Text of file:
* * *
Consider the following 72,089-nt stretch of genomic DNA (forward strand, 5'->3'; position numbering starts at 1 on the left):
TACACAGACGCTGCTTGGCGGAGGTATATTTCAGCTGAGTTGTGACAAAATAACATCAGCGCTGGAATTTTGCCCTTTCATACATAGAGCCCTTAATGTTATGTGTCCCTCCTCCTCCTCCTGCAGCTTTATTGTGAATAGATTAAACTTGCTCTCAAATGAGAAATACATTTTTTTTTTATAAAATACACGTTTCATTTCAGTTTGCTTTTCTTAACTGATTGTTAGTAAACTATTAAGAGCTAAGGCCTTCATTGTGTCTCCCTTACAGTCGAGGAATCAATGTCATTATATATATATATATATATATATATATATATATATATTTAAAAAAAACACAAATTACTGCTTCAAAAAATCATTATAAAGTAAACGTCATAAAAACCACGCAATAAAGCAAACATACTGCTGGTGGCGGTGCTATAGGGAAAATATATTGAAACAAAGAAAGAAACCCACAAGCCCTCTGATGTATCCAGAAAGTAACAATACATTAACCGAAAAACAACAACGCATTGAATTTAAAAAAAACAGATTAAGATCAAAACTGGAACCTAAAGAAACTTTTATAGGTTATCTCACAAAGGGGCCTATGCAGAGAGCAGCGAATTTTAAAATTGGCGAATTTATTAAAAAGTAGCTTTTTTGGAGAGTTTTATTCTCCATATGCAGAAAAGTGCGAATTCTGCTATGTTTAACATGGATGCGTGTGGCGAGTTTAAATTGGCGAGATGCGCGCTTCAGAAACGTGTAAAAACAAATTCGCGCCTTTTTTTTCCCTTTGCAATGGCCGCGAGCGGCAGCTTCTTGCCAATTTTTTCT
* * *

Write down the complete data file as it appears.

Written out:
Consider the following 72,089-nt stretch of genomic DNA (forward strand, 5'->3'; position numbering starts at 1 on the left):
TACACAGACGCTGCTTGGCGGAGGTATATTTCAGCTGAGTTGTGACAAAATAACATCAGCGCTGGAATTTTGCCCTTTCATACATAGAGCCCTTAATGTTATGTGTCCCTCCTCCTCCTCCTGCAGCTTTATTGTGAATAGATTAAACTTGCTCTCAAATGAGAAATACATTTTTTTTTTATAAAATACACGTTTCATTTCAGTTTGCTTTTCTTAACTGATTGTTAGTAAACTATTAAGAGCTAAGGCCTTCATTGTGTCTCCCTTACAGTCGAGGAATCAATGTCATTATATATATATATATATATATATATATATATATATATTTAAAAAAAACACAAATTACTGCTTCAAAAAATCATTATAAAGTAAACGTCATAAAAACCACGCAATAAAGCAAACATACTGCTGGTGGCGGTGCTATAGGGAAAATATATTGAAACAAAGAAAGAAACCCACAAGCCCTCTGATGTATCCAGAAAGTAACAATACATTAACCGAAAAACAACAACGCATTGAATTTAAAAAAAACAGATTAAGATCAAAACTGGAACCTAAAGAAACTTTTATAGGTTATCTCACAAAGGGGCCTATGCAGAGAGCAGCGAATTTTAAAATTGGCGAATTTATTAAAAAGTAGCTTTTTTGGAGAGTTTTATTCTCCATATGCAGAAAAGTGCGAATTCTGCTATGTTTAACATGGATGCGTGTGGCGAGTTTAAATTGGCGAGATGCGCGCTTCAGAAACGTGTAAAAACAAATTCGCGCCTTTTTTTTCCCTTTGCAATGGCCGCGAGCGGCAGCTTCTTGCCAATTTTTTCT